Beaten, detained and starved
Twenty-seven-year-old Irene dela Virgen appeared at the studio of Inquirer Radio with tales of the horror she suffered in Saudi Arabia. She was detained, beaten, starved and received no salaries from her three employers.
Bantay OCW initially got the complaint through an overseas call from Irene’s aunt, Marilyn, who is based in Athens, Greece. Her husband Mario from Nueva Ecija, together with Marilyn’s daughter Lejani, then sought the assistance of our program. We endorsed them to the office of Philippine Overseas Employment Administration administrator Hans Leo Cacdac for the necessary filing of Irene’s case.
POEA immediately ordered Raysa International, the agency that deployed Irene, to send the distressed overseas Filipino worker an airline ticket and bring her home. The order warned that noncompliance within 15 days would result in a suspension of the agency’s license to operate.
Irene had recounted her ordeal in the hands of her employers in Saudi. According to her contract, processed at the POEA, her employer was Mohammed Abdullah Abdulazis Salimi.
Upon her arrival at the Salimi residence, the wife, who is a teacher, instructed her to proceed to her room and to just stay there. For four days, she stayed in the room without food or drinking water.
On the fourth day, Irene was transferred to a second employer, the “Madame’s” fellow teacher. During the first two days, she was not given food. On the third day, she was given a small piece of bread and a cup of coffee. The second employer would bring Irene to the homes of her friends and make her work for about 3-4 hours. She stayed with the second employer for five days but did not receive any salary.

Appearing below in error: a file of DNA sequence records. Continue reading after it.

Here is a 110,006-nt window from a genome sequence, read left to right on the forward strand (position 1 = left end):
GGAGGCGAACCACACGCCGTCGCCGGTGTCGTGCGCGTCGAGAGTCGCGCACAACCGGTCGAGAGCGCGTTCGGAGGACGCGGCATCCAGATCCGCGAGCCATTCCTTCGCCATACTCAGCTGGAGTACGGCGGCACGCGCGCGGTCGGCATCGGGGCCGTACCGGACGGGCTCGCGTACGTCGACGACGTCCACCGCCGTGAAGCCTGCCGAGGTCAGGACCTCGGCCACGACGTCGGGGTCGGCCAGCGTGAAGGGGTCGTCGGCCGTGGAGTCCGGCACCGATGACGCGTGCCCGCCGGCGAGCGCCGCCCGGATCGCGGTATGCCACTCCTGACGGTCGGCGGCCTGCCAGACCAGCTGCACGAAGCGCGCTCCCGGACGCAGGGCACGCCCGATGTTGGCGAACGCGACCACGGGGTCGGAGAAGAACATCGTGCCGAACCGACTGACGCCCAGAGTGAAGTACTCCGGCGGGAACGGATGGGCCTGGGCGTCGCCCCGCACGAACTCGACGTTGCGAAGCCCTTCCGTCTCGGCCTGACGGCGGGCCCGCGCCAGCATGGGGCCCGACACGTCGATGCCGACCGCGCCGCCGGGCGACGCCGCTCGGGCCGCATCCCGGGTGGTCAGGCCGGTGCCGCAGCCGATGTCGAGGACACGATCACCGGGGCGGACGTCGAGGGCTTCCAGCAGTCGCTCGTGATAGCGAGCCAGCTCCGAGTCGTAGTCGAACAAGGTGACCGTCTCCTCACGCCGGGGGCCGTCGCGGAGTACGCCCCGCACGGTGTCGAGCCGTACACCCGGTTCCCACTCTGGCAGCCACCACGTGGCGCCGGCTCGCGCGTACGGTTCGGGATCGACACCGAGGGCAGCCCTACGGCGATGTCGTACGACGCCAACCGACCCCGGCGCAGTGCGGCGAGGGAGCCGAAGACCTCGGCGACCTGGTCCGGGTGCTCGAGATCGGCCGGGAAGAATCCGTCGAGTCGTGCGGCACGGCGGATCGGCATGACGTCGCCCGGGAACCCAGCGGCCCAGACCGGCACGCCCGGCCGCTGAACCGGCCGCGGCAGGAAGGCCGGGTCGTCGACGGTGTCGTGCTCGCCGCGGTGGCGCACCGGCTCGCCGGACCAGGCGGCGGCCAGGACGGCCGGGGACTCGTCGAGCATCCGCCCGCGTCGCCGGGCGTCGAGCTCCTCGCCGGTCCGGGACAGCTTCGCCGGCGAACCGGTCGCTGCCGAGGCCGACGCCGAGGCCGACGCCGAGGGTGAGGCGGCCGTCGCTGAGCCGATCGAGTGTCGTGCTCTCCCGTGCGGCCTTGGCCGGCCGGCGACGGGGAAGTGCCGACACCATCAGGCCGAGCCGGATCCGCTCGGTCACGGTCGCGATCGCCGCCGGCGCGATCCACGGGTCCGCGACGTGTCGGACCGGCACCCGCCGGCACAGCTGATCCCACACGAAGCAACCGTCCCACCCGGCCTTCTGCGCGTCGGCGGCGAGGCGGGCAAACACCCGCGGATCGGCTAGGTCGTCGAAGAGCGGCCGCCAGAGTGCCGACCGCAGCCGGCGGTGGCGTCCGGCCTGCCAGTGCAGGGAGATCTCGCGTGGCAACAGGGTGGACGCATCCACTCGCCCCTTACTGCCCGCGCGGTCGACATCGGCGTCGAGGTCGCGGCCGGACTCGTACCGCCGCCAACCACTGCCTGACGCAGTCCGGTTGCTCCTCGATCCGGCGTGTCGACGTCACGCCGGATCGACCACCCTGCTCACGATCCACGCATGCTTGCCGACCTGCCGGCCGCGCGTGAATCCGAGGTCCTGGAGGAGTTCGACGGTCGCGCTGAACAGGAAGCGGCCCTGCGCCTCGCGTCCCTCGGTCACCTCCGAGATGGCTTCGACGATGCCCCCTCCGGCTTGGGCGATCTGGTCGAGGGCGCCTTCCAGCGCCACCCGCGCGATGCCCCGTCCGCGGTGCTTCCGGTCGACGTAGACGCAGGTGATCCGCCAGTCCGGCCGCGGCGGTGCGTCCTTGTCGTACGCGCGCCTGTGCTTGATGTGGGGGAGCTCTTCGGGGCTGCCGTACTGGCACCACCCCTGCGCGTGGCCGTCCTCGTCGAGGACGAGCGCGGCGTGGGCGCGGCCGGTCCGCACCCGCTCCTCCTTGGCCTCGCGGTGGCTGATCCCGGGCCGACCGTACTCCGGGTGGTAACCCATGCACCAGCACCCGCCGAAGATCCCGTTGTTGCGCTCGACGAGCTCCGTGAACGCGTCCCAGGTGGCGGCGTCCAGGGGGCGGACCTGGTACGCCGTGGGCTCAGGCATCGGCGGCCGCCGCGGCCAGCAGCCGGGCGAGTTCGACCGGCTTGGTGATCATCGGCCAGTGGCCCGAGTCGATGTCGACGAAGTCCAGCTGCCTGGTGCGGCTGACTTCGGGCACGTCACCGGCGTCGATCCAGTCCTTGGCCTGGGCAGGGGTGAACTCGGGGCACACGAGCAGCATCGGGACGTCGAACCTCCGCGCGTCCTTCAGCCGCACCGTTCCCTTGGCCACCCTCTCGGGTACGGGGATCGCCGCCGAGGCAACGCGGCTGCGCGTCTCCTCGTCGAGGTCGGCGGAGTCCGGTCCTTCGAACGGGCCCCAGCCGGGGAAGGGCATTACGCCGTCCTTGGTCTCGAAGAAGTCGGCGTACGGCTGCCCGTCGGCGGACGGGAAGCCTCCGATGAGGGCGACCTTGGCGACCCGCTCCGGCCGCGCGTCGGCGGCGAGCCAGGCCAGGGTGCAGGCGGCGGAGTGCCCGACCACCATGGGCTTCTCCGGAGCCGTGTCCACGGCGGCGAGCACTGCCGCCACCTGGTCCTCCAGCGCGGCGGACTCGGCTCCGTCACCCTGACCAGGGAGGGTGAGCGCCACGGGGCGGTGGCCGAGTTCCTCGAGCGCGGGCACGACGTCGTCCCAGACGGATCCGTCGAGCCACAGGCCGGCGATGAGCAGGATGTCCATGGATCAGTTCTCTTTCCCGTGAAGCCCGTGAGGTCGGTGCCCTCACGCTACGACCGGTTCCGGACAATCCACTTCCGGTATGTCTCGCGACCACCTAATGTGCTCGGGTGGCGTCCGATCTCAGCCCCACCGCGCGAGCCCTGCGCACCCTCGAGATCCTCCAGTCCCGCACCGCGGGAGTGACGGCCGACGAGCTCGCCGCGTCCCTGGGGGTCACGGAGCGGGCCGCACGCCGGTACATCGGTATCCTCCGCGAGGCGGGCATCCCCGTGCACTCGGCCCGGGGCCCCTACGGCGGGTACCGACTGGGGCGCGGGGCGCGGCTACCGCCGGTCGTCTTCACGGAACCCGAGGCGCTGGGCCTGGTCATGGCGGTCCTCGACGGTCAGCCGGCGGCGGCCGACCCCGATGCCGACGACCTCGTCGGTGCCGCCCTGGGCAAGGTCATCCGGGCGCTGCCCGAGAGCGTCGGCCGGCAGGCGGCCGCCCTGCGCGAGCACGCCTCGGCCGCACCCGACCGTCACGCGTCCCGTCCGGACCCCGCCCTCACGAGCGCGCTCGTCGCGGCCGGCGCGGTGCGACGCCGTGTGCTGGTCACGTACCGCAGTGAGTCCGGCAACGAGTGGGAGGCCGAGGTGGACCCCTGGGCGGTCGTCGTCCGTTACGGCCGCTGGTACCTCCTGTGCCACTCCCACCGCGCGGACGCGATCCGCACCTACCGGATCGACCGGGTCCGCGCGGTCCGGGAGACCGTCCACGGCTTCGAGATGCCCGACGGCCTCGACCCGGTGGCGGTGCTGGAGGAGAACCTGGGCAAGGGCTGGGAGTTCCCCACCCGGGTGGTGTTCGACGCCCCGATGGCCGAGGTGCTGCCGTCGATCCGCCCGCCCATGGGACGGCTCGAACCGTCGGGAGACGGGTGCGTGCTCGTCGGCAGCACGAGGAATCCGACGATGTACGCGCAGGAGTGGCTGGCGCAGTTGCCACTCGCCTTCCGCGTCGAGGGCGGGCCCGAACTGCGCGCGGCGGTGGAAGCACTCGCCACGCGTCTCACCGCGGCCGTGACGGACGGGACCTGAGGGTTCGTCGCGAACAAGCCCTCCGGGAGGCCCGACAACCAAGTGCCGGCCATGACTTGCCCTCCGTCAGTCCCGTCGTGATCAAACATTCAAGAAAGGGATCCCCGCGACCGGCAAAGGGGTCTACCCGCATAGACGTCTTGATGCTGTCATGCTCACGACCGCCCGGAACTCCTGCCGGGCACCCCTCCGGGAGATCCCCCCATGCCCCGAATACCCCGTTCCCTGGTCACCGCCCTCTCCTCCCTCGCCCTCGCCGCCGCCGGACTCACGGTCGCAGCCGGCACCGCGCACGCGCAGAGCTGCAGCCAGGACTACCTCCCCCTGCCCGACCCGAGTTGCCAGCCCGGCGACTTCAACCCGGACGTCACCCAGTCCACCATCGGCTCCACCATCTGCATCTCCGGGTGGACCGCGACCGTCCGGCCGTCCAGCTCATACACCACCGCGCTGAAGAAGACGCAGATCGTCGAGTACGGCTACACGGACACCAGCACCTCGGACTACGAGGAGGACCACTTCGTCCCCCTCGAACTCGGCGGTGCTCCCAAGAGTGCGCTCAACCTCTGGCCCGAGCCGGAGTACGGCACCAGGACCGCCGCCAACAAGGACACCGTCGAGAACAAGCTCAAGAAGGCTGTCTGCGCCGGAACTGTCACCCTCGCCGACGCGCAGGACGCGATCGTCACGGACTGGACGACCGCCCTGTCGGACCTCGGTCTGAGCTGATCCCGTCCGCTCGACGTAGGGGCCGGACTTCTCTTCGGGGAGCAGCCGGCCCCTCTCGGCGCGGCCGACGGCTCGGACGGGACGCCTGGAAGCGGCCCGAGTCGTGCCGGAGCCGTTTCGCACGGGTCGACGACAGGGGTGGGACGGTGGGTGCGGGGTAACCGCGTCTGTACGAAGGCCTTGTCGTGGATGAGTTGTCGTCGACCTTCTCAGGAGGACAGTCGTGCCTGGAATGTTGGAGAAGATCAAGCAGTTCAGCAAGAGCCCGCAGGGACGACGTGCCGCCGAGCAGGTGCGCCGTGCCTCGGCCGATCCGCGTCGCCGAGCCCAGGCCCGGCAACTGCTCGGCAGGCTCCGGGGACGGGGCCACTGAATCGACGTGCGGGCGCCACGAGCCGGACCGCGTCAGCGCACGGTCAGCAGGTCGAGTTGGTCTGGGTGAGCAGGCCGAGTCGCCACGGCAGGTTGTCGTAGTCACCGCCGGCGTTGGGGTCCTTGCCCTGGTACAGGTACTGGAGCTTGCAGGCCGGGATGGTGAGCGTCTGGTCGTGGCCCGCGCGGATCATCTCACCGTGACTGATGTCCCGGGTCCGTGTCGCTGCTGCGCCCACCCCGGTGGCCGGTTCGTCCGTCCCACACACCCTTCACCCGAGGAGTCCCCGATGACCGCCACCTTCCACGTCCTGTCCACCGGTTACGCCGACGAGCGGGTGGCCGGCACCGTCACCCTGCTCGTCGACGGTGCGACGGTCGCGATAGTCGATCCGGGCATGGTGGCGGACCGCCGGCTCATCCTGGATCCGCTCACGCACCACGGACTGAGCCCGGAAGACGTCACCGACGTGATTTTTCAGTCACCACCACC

The second employer transferred Irene again to another fellow teacher, her third employer. Unlike her previous employers, this one allowed her to eat once a day—bread and coffee but only in the evenings after a hard days work.
Irene convinced herself she could survive on just bread and coffee if only to finish her contract with the third employer. But she stayed there for only one month. Twice she was brought to homes of relatives of her employer to work.
During that time, Marilyn from Greece was able to connect with Bantay OCW. Raysa agency reasoned out that starvation was part of Irene’s training as an OFW in Saudi Arabia.
Irene had no knowledge that her problem was being acted upon in the Philippines. She was surprised that the third employer brought her back to the home of her second employer, where she was beaten and held by five persons: her Madame, her three children and a fellow OFW named Nerva. They apparently already knew that Irene had filed a complaint against them.
Eventually she was turned over to the original Madame, the first employer who brought her straight to the airport. The local agency in Saudi had reportedly instructed the woman to let Irene go home because of the complaint lodged at the POEA.
Irene said a provincemate and another woman who went to their house and enticed her to work abroad. She was promised that there would be no deployment cost and she would not spend a single centavo for her application. She thought it was a very timely offer and immediately grabbed the opportunity to help her husband earn a living.
But they eventually had to take out a loan of P7,000 which counting interest is now up to P20,000.
Irene was crying for justice. She had suffered in the hands of her inhumane Saudi employers. Deputy Administrator Jesus Gabriel Domingo assured Bantay OCW the case would be given priority for the early scheduling of hearings.
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Susan Andes, also known as Susan K., can be heard over Inquirer Radio dzIQ 990 AM, Monday to Friday, 10:30 a.m.-12:00 noon. Audio/video live streaming is at www.ustream. tv/channel/dziq. Helplines: 0927-6499870/ 0920-9684700
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